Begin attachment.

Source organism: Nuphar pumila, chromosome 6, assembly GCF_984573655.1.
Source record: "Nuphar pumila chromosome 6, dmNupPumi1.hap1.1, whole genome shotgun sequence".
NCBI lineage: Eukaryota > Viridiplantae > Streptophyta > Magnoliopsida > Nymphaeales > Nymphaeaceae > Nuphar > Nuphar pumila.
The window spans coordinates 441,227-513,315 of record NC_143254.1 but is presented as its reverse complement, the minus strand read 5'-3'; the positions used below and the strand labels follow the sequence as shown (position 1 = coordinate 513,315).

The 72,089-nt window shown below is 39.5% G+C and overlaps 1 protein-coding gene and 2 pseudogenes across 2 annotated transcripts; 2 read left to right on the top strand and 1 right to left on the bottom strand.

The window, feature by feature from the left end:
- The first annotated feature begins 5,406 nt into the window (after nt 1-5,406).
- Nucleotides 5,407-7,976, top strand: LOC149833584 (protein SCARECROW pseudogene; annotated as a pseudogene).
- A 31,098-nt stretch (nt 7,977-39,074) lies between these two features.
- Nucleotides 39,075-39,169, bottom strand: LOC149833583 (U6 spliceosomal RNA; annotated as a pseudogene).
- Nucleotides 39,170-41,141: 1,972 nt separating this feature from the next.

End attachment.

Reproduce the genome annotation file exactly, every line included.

Source organism: Nuphar pumila, chromosome 6, assembly GCF_984573655.1.
Source record: "Nuphar pumila chromosome 6, dmNupPumi1.hap1.1, whole genome shotgun sequence".
NCBI lineage: Eukaryota > Viridiplantae > Streptophyta > Magnoliopsida > Nymphaeales > Nymphaeaceae > Nuphar > Nuphar pumila.
The window spans coordinates 441,227-513,315 of record NC_143254.1 but is presented as its reverse complement, the minus strand read 5'-3'; the positions used below and the strand labels follow the sequence as shown (position 1 = coordinate 513,315).

The 72,089-nt window shown below is 39.5% G+C and overlaps 1 protein-coding gene and 2 pseudogenes across 2 annotated transcripts; 2 read left to right on the top strand and 1 right to left on the bottom strand.

The window, feature by feature from the left end:
- The first annotated feature begins 5,406 nt into the window (after nt 1-5,406).
- Nucleotides 5,407-7,976, top strand: LOC149833584 (protein SCARECROW pseudogene; annotated as a pseudogene).
- A 31,098-nt stretch (nt 7,977-39,074) lies between these two features.
- Nucleotides 39,075-39,169, bottom strand: LOC149833583 (U6 spliceosomal RNA; annotated as a pseudogene).
- Nucleotides 39,170-41,141: 1,972 nt separating this feature from the next.